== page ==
Whatever the reason, permissive parenting is completely irreconcilable with a Christian worldview. I certainly do not advocate authoritarian parenting styles, but if we practice a permission parenting style we’re abdicating our God-given responsibility to provide guidance, nurture, limits, discipline and consequences to our teen (all of which actually help our teen flourish long-term).
6. Trying to be your teen’s best friend.
Your teen doesn’t need another friend (they have plenty); they need a parent. Even through their teens, your child needs a dependable, confident, godly authority figure in their life. As parents we are called to provide a relational context characterized by wisdom, protection, love, support, and empowerment. As Christian parents we’re called to bring God’s flourishing rule into our family’s life. That can’t happen if we’re busy trying to befriend our teen. Trying to be your teen’s friend actually cheats them out of having these things in their lives.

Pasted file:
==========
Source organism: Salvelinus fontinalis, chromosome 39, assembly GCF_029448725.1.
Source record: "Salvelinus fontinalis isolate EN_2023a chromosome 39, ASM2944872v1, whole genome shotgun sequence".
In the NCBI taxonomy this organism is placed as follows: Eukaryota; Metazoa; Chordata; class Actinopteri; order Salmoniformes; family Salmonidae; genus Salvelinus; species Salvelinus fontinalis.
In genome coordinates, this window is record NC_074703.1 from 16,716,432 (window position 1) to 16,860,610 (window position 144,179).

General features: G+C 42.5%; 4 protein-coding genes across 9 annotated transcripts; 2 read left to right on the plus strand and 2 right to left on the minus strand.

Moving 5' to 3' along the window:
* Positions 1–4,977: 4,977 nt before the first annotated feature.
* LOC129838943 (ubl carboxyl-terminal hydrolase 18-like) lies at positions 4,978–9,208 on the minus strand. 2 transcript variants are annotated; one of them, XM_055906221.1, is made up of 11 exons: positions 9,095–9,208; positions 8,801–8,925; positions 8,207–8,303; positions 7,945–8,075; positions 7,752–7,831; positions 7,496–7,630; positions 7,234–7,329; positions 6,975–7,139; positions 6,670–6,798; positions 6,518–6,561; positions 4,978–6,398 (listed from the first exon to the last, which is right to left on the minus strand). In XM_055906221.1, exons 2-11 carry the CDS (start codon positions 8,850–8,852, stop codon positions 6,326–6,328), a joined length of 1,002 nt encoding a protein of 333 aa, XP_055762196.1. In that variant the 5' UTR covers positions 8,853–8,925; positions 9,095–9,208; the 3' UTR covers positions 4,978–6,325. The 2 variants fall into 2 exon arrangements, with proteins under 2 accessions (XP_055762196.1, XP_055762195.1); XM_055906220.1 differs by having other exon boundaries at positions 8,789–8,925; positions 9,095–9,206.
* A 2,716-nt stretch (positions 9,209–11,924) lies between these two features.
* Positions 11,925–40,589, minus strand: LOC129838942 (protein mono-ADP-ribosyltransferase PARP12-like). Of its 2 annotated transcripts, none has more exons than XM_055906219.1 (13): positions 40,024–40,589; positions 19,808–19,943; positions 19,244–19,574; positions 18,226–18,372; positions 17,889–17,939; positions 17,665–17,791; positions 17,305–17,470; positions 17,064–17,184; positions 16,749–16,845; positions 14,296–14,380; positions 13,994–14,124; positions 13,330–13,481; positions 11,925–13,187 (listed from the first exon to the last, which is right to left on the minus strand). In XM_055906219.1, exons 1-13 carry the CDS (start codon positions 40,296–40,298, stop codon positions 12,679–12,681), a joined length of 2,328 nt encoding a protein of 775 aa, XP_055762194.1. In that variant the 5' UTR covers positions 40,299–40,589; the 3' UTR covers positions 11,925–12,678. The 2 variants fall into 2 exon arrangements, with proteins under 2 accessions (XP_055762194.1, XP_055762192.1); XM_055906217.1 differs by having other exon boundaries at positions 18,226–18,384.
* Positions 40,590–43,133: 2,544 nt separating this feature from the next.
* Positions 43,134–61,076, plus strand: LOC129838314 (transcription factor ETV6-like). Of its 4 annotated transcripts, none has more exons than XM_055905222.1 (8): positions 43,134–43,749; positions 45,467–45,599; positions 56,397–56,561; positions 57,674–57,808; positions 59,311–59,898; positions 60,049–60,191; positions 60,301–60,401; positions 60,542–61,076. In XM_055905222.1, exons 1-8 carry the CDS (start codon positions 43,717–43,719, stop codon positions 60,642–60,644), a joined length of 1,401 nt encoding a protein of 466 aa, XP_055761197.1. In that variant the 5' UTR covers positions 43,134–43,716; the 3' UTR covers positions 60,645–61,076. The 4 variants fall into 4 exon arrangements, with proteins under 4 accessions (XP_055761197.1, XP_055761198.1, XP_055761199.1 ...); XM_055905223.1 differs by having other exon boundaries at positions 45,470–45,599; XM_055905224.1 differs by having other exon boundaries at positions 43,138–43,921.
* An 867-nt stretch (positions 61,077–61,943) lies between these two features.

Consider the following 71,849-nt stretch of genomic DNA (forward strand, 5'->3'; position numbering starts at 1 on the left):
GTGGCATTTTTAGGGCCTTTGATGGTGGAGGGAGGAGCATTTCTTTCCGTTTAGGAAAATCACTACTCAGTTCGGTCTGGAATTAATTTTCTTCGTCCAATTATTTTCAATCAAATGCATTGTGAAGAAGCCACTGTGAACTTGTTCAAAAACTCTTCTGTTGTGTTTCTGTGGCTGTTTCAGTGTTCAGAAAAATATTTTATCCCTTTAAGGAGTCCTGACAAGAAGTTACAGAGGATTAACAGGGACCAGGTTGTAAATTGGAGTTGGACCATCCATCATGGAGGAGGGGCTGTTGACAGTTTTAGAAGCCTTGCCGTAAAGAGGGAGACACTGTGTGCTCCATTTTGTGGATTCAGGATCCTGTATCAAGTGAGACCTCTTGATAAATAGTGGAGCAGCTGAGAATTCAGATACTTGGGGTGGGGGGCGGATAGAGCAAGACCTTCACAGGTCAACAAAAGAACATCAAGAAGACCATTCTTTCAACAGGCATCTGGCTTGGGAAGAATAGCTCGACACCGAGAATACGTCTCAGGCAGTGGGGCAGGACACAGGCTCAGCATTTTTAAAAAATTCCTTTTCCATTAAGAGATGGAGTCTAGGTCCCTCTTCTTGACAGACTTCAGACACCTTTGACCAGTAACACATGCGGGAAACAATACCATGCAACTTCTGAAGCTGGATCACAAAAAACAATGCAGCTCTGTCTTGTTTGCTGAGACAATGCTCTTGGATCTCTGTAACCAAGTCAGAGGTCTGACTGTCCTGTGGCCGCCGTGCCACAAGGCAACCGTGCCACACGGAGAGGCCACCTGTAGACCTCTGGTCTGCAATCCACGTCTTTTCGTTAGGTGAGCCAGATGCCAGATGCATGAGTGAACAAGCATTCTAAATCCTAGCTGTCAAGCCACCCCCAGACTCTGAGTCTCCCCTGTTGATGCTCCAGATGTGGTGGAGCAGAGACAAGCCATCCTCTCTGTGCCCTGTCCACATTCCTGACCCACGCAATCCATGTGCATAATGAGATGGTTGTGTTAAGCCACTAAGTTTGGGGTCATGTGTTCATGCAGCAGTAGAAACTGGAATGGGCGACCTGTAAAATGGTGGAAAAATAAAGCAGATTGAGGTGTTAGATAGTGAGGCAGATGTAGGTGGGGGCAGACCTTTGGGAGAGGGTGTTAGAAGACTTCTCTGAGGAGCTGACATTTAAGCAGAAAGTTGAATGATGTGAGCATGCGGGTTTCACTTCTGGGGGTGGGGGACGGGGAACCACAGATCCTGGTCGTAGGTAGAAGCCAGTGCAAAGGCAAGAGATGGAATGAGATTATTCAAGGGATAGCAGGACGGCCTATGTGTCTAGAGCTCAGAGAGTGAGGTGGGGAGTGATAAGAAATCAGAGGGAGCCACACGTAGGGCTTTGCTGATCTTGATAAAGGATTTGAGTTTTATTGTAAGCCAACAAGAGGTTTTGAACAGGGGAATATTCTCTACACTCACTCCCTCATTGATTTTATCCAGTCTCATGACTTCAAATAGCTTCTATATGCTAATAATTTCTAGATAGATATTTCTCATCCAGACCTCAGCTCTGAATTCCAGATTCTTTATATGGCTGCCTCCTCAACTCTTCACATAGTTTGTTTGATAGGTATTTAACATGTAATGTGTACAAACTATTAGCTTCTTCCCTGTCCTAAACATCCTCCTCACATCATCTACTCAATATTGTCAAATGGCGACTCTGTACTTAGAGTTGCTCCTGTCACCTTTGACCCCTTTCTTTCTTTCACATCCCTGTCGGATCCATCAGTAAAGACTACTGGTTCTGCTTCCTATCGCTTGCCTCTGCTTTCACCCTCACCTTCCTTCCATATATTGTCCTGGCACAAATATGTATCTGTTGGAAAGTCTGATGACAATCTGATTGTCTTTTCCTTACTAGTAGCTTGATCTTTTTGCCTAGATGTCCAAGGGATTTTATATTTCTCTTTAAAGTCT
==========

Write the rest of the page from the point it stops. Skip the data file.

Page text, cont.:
Sometimes parents think that a strong relationship with their teen means having a strong friendship—but there’s a fine line that shouldn’t be crossed. You should be friendly to your teen but you shouldn’t be your teen’s friend. They have lots of friends, they only have one or two parents—so be the parent your teen needs you to be.
5. Holding low expectations for your teen.
Johann Goethe once wrote, “Treat a man as he is and he will remain as he is. Treat as man as he can and should be, and he become as he can and should be.” All of us rise to the unconcious level of expectation we set for ourselves and perceive from others. During the teenage years, it’s especially important to slowly put to death the perception that your teen is still “a kid.” They are emerging leaders, and if you engage them as such, you will find that over time, they unconsciously take on this mantle for themselves. Yes, your teen can be moody, self-absorbed, irresponsible, etc., but your teen can also be brilliant, creative, selfless, and mature. Treating them like “kids” will reinforce the former; treating them as emerging leaders will reinforce the latter.
For an example of how the this difference in perspective plays out, I’ve written an article entitled “The Future of an Illusion” which is available as a free download from www.meredisciple.com (in the Free Downloads section). It specifically looks at my commitment to be involved in “emerging church ministry” as opposed to “youth ministry,” and it you may find some principles within it helpful.
4. Not prioritizing youth group/church involvement.